Many sports and recreational activities occur only at high altitudes, such as in the mountains. However, being active at high altitudes puts you at higher risk for altitude headaches and other AMS symptoms.
Some professional and recreational athletes, such as football players, boxers or gymnasts, train at high altitudes to maximize their endurance and athletic potential. Many athletes and coaches believe that high-altitude training improves overall athletic performance more than sea-level training.
Some recreational activities associated with the highest levels of altitude headache and other AMS symptoms include:
- downhill skiing
- travel on foot
- mountain biking
In general, these activities are safe as long as people slowly acclimate to the new altitude, pay attention when they develop AMS symptoms, receive treatment when needed, and return to lower altitudes if symptoms persist or become dangerous.
The highest elevations in the United States (over 8,000 feet) are most susceptible to altitude headaches. These include:
- Denali, Mount St. Elias and several other places in Alaska
- Mount Whitney, Mount Williamson, and other parts of California (especially the Sierra Nevada region)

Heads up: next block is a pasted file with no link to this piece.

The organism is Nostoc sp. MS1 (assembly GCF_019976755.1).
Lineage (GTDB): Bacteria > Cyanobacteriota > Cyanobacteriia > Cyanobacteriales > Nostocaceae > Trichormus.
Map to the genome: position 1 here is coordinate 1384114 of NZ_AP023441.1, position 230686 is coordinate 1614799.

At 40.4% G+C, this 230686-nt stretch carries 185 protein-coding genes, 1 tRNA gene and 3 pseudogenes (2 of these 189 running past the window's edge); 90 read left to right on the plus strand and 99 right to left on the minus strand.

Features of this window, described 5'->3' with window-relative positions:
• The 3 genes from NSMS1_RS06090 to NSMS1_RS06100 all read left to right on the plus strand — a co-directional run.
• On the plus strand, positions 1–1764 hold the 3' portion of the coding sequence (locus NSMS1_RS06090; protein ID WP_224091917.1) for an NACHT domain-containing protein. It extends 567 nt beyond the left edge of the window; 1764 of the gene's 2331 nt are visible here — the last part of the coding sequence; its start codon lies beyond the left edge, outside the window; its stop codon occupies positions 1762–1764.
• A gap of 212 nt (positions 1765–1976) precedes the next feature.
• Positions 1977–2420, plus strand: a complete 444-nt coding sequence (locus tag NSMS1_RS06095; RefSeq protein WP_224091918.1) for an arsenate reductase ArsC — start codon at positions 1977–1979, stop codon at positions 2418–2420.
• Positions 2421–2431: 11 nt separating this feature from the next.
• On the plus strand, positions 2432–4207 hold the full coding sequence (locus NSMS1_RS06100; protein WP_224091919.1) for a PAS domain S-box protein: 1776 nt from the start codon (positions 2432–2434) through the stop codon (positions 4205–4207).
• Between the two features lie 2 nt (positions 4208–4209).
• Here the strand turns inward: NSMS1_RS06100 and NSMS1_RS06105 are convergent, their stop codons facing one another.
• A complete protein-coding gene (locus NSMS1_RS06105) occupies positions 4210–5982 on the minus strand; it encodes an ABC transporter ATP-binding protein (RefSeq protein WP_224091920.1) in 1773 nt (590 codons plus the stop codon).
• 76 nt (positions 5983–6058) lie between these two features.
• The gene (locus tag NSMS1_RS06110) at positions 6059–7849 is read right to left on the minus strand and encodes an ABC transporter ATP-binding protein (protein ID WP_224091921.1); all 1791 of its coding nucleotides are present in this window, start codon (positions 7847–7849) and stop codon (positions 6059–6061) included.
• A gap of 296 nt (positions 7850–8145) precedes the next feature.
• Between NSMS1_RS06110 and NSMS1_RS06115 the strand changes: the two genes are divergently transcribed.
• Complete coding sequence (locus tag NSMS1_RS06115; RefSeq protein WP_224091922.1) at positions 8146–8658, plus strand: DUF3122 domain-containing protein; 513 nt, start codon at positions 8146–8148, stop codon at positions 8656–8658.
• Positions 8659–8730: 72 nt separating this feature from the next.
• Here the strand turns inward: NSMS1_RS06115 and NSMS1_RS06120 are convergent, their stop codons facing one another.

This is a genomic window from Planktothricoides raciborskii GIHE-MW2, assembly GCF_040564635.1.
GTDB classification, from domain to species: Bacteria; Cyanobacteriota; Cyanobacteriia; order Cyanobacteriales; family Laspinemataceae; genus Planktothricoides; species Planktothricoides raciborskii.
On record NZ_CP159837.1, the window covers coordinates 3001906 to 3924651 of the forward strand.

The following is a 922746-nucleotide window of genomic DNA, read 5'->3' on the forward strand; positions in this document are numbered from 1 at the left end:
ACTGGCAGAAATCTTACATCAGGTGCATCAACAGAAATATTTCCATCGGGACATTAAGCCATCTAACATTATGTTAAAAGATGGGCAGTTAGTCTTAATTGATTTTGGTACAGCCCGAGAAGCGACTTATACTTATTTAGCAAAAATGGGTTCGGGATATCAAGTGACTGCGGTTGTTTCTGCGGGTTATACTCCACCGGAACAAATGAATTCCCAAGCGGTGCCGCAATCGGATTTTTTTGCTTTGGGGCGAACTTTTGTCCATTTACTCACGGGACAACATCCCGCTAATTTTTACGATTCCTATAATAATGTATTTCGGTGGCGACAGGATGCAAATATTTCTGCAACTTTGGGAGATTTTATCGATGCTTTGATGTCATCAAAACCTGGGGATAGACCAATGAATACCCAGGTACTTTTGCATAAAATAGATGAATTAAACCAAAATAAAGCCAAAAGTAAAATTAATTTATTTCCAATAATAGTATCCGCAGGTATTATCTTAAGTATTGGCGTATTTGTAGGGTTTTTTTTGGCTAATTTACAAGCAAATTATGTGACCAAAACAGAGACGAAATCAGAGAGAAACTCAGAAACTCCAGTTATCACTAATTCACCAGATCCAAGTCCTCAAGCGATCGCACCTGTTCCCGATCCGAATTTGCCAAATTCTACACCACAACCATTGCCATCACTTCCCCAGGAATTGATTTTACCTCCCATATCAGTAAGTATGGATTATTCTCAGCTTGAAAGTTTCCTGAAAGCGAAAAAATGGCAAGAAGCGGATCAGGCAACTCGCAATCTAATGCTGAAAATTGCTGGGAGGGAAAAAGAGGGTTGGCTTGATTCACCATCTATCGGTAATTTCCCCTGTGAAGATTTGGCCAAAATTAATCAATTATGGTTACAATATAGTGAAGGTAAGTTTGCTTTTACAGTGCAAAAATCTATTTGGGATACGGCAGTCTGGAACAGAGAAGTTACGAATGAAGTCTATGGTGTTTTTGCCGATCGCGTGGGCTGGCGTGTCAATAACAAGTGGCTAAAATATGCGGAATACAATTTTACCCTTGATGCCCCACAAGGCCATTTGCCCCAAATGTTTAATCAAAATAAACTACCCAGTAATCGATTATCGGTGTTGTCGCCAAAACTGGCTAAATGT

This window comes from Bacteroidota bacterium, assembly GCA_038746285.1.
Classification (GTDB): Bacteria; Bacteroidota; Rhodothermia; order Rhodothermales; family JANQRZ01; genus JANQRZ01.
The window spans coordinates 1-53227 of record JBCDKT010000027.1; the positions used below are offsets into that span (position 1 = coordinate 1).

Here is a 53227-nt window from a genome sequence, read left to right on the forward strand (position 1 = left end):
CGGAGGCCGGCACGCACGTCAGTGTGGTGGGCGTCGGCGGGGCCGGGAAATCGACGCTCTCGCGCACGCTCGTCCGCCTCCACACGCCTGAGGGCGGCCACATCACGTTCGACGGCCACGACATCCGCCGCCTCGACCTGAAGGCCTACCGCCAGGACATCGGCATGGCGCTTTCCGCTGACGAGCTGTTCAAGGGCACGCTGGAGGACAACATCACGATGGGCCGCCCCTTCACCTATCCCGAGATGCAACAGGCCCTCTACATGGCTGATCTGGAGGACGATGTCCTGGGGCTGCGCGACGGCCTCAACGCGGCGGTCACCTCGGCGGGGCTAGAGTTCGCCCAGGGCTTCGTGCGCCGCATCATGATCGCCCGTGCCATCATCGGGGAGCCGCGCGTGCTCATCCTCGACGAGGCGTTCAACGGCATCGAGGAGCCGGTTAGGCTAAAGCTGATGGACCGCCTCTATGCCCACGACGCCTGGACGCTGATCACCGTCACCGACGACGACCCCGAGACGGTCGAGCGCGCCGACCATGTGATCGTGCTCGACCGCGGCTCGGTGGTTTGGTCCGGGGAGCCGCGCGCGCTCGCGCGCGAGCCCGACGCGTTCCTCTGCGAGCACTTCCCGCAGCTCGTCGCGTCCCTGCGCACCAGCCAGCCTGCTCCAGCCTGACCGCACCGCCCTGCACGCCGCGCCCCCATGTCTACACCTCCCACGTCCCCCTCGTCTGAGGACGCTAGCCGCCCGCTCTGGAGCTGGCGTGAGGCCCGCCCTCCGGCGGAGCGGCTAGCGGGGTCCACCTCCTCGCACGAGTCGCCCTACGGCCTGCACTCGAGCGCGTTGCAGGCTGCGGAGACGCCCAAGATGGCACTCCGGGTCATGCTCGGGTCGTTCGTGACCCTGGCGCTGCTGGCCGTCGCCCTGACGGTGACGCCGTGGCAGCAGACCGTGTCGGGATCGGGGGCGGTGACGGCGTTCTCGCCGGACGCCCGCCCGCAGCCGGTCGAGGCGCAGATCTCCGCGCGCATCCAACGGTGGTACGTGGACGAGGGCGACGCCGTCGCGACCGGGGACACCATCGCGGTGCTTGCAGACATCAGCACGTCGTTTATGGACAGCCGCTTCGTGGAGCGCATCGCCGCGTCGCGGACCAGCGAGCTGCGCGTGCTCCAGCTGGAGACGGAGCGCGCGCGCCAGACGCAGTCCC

- Rocky Mountains of Colorado and Wyoming
- Mount Rainer in Washington
- Uinta Mountains, Utah
Treatment of altitude headaches is similar to other types of headaches. If desired, this can include over-the-counter (OTC) products such as ibuprofen and antiemetics.
Many acute mountain sickness symptoms can also be relieved upon returning to lower altitudes. People must descend slowly to reduce the risk of:
- high altitude Pulmonary Edema (HAPE): Too much fluid in the lungs (causing difficulty breathing)
- high altitude Brain edema (HACE): Excessive fluid buildup in the brain and swelling of the brain (causing confusion or lack of coordination)
HAPE and HACE are life-threatening altitude sickness. Both require immediate descent to a lower altitude and emergency medical care.
Prevention and Travel Advice
There are some helpful ways to prevent or reduce the development of altitude headaches or other AMS symptoms, such as: